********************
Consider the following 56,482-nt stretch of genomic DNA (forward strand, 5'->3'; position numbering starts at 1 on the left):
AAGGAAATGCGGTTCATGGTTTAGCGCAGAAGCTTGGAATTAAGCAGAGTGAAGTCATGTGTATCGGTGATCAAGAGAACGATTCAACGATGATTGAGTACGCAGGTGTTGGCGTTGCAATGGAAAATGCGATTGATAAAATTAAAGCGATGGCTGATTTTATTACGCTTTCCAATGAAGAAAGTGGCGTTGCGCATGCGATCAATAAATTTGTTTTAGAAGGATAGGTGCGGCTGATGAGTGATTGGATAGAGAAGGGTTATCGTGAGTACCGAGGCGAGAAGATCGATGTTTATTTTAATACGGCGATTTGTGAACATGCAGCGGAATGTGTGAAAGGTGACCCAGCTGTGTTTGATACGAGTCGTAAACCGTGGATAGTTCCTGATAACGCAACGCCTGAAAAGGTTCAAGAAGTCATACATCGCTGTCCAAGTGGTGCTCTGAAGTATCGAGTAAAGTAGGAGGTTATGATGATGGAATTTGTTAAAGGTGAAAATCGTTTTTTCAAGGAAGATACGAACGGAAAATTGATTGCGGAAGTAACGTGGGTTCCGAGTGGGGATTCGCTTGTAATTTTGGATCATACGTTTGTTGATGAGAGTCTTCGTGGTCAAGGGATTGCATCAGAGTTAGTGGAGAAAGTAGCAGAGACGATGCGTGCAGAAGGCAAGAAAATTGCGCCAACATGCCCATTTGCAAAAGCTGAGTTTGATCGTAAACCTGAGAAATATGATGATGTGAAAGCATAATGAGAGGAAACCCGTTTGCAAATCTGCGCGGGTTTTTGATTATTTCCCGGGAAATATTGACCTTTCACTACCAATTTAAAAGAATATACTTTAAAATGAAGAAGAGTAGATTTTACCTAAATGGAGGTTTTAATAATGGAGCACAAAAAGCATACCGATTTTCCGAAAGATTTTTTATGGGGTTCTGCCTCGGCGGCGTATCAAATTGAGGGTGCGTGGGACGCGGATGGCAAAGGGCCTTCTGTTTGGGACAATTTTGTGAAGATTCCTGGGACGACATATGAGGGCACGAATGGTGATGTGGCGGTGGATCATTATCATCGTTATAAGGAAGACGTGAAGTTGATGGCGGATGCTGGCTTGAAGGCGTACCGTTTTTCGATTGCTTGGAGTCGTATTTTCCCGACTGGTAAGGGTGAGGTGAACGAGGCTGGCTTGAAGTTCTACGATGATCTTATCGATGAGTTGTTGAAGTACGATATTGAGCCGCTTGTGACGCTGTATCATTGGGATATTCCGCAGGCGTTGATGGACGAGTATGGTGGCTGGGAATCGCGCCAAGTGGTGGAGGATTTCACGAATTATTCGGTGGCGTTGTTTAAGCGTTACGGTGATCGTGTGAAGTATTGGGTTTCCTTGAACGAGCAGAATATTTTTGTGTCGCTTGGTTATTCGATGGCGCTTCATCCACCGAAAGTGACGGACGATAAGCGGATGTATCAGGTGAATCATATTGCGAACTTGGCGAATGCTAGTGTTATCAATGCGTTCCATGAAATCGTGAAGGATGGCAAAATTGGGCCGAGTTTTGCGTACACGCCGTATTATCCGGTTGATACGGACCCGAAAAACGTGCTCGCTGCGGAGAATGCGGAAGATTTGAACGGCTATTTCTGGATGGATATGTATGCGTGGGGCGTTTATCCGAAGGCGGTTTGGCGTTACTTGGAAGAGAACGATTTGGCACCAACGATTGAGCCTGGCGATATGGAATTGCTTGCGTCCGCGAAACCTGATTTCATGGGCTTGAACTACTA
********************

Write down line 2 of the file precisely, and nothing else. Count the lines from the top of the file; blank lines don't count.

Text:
AAGGAAATGCGGTTCATGGTTTAGCGCAGAAGCTTGGAATTAAGCAGAGTGAAGTCATGTGTATCGGTGATCAAGAGAACGATTCAACGATGATTGAGTACGCAGGTGTTGGCGTTGCAATGGAAAATGCGATTGATAAAATTAAAGCGATGGCTGATTTTATTACGCTTTCCAATGAAGAAAGTGGCGTTGCGCATGCGATCAATAAATTTGTTTTAGAAGGATAGGTGCGGCTGATGAGTGATTGGATAGAGAAGGGTTATCGTGAGTACCGAGGCGAGAAGATCGATGTTTATTTTAATACGGCGATTTGTGAACATGCAGCGGAATGTGTGAAAGGTGACCCAGCTGTGTTTGATACGAGTCGTAAACCGTGGATAGTTCCTGATAACGCAACGCCTGAAAAGGTTCAAGAAGTCATACATCGCTGTCCAAGTGGTGCTCTGAAGTATCGAGTAAAGTAGGAGGTTATGATGATGGAATTTGTTAAAGGTGAAAATCGTTTTTTCAAGGAAGATACGAACGGAAAATTGATTGCGGAAGTAACGTGGGTTCCGAGTGGGGATTCGCTTGTAATTTTGGATCATACGTTTGTTGATGAGAGTCTTCGTGGTCAAGGGATTGCATCAGAGTTAGTGGAGAAAGTAGCAGAGACGATGCGTGCAGAAGGCAAGAAAATTGCGCCAACATGCCCATTTGCAAAAGCTGAGTTTGATCGTAAACCTGAGAAATATGATGATGTGAAAGCATAATGAGAGGAAACCCGTTTGCAAATCTGCGCGGGTTTTTGATTATTTCCCGGGAAATATTGACCTTTCACTACCAATTTAAAAGAATATACTTTAAAATGAAGAAGAGTAGATTTTACCTAAATGGAGGTTTTAATAATGGAGCACAAAAAGCATACCGATTTTCCGAAAGATTTTTTATGGGGTTCTGCCTCGGCGGCGTATCAAATTGAGGGTGCGTGGGACGCGGATGGCAAAGGGCCTTCTGTTTGGGACAATTTTGTGAAGATTCCTGGGACGACATATGAGGGCACGAATGGTGATGTGGCGGTGGATCATTATCATCGTTATAAGGAAGACGTGAAGTTGATGGCGGATGCTGGCTTGAAGGCGTACCGTTTTTCGATTGCTTGGAGTCGTATTTTCCCGACTGGTAAGGGTGAGGTGAACGAGGCTGGCTTGAAGTTCTACGATGATCTTATCGATGAGTTGTTGAAGTACGATATTGAGCCGCTTGTGACGCTGTATCATTGGGATATTCCGCAGGCGTTGATGGACGAGTATGGTGGCTGGGAATCGCGCCAAGTGGTGGAGGATTTCACGAATTATTCGGTGGCGTTGTTTAAGCGTTACGGTGATCGTGTGAAGTATTGGGTTTCCTTGAACGAGCAGAATATTTTTGTGTCGCTTGGTTATTCGATGGCGCTTCATCCACCGAAAGTGACGGACGATAAGCGGATGTATCAGGTGAATCATATTGCGAACTTGGCGAATGCTAGTGTTATCAATGCGTTCCATGAAATCGTGAAGGATGGCAAAATTGGGCCGAGTTTTGCGTACACGCCGTATTATCCGGTTGATACGGACCCGAAAAACGTGCTCGCTGCGGAGAATGCGGAAGATTTGAACGGCTATTTCTGGATGGATATGTATGCGTGGGGCGTTTATCCGAAGGCGGTTTGGCGTTACTTGGAAGAGAACGATTTGGCACCAACGATTGAGCCTGGCGATATGGAATTGCTTGCGTCCGCGAAACCTGATTTCATGGGCTTGAACTACTA